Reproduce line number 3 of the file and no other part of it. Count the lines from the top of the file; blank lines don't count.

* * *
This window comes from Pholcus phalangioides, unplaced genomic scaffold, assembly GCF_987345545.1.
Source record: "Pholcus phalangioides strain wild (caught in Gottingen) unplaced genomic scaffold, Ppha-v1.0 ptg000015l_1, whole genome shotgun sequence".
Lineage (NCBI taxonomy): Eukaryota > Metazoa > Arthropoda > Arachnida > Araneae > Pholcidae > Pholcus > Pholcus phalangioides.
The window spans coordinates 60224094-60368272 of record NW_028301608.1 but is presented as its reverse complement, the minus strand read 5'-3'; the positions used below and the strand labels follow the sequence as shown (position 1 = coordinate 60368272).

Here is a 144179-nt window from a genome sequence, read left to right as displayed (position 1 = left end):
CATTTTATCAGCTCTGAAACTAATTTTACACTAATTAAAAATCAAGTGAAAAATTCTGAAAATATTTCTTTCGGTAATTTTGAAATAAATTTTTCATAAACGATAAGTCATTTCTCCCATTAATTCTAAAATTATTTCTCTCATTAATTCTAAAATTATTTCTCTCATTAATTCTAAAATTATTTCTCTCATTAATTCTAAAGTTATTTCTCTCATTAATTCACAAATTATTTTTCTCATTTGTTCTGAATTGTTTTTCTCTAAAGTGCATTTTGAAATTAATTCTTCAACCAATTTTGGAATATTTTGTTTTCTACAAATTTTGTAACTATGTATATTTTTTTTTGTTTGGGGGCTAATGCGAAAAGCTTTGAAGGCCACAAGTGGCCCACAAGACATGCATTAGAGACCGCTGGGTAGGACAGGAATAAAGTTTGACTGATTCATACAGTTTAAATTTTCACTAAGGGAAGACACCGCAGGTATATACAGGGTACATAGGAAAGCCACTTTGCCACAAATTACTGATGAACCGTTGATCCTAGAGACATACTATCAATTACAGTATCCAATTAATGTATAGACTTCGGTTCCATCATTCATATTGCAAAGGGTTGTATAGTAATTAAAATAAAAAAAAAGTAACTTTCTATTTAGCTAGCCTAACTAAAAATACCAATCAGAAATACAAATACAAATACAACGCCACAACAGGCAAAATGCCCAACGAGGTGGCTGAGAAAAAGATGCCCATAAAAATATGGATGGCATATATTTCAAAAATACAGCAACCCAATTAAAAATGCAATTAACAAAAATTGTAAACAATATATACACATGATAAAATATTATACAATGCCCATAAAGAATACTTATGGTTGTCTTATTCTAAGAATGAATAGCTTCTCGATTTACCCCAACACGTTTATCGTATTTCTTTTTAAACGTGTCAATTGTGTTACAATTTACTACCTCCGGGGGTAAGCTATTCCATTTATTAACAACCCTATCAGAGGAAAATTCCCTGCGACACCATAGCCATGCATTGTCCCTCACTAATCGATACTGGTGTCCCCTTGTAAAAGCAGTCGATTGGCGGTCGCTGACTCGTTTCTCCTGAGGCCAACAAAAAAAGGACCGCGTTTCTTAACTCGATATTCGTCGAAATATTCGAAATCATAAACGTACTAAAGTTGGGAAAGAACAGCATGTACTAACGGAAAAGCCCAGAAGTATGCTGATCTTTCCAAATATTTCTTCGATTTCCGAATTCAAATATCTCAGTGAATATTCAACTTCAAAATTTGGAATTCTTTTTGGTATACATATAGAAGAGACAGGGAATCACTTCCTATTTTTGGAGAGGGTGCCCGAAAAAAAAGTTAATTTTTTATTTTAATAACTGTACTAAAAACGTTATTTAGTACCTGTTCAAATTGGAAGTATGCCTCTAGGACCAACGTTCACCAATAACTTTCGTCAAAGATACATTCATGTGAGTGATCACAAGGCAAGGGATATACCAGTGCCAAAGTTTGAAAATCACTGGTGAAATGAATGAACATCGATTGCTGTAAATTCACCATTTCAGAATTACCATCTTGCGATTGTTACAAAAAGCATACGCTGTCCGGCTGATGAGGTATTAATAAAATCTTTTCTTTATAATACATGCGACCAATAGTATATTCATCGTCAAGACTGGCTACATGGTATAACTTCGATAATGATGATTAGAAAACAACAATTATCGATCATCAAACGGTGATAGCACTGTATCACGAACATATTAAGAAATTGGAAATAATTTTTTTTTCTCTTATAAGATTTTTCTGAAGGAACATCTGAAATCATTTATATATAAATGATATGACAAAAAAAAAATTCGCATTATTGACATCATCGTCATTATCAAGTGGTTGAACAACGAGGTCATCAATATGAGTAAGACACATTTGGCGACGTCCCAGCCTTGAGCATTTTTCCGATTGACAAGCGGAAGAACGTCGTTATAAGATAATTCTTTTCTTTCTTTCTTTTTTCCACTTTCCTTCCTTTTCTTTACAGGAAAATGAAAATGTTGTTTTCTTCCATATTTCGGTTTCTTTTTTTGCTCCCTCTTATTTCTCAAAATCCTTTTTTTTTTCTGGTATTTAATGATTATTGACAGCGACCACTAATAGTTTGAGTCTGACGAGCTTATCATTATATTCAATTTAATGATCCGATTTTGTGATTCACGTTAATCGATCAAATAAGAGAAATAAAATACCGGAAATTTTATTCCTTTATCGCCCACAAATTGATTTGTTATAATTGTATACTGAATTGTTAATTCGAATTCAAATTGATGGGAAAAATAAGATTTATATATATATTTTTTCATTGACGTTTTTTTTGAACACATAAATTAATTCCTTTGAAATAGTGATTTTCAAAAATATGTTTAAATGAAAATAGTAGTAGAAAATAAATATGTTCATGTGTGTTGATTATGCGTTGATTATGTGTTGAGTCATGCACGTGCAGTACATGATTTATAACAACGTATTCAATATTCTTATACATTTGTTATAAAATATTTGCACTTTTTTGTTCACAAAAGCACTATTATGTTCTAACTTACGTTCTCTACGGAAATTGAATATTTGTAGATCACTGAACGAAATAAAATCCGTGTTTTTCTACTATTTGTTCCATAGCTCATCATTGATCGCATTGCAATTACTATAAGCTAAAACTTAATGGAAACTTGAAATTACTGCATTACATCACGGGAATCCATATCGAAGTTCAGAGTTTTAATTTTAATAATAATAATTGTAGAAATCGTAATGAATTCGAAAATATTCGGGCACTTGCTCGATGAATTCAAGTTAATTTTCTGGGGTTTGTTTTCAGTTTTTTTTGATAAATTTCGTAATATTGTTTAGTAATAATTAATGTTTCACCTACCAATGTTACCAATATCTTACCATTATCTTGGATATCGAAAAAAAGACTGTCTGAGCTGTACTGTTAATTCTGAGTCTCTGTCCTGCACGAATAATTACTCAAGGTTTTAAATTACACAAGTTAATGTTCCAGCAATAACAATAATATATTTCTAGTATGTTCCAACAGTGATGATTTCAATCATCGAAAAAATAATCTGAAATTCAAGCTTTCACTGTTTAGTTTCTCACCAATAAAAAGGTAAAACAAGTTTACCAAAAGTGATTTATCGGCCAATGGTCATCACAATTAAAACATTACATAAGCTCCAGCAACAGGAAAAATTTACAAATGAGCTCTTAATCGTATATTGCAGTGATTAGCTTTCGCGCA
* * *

Lineage (NCBI taxonomy): Eukaryota > Metazoa > Arthropoda > Arachnida > Araneae > Pholcidae > Pholcus > Pholcus phalangioides.